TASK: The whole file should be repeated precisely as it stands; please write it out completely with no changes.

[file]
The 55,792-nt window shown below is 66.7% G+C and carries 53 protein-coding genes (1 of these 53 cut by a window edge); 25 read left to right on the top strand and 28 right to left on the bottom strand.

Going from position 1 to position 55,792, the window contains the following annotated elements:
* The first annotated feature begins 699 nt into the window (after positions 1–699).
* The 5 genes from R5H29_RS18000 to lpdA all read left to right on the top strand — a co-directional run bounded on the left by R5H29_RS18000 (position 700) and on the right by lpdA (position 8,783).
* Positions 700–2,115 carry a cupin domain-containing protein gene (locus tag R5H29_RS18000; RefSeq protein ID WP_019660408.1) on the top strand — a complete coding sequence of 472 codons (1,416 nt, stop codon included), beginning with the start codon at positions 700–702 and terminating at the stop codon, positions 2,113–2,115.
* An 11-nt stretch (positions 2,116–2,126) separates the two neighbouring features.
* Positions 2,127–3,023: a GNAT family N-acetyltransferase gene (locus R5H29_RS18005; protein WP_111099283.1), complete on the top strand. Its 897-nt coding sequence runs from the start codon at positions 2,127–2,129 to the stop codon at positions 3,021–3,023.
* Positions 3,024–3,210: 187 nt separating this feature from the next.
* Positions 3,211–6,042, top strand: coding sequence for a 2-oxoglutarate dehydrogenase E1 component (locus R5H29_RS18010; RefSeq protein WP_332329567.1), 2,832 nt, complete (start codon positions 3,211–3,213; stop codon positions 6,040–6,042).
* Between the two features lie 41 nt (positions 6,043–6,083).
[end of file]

The 55,792-nt window shown below is 66.7% G+C and carries 53 protein-coding genes (1 of these 53 cut by a window edge); 25 read left to right on the top strand and 28 right to left on the bottom strand.

Going from position 1 to position 55,792, the window contains the following annotated elements:
* The first annotated feature begins 699 nt into the window (after positions 1–699).
* The 5 genes from R5H29_RS18000 to lpdA all read left to right on the top strand — a co-directional run bounded on the left by R5H29_RS18000 (position 700) and on the right by lpdA (position 8,783).
* Positions 700–2,115 carry a cupin domain-containing protein gene (locus tag R5H29_RS18000; RefSeq protein ID WP_019660408.1) on the top strand — a complete coding sequence of 472 codons (1,416 nt, stop codon included), beginning with the start codon at positions 700–702 and terminating at the stop codon, positions 2,113–2,115.
* An 11-nt stretch (positions 2,116–2,126) separates the two neighbouring features.
* Positions 2,127–3,023: a GNAT family N-acetyltransferase gene (locus R5H29_RS18005; protein WP_111099283.1), complete on the top strand. Its 897-nt coding sequence runs from the start codon at positions 2,127–2,129 to the stop codon at positions 3,021–3,023.
* Positions 3,024–3,210: 187 nt separating this feature from the next.
* Positions 3,211–6,042, top strand: coding sequence for a 2-oxoglutarate dehydrogenase E1 component (locus R5H29_RS18010; RefSeq protein WP_332329567.1), 2,832 nt, complete (start codon positions 3,211–3,213; stop codon positions 6,040–6,042).
* Between the two features lie 41 nt (positions 6,043–6,083).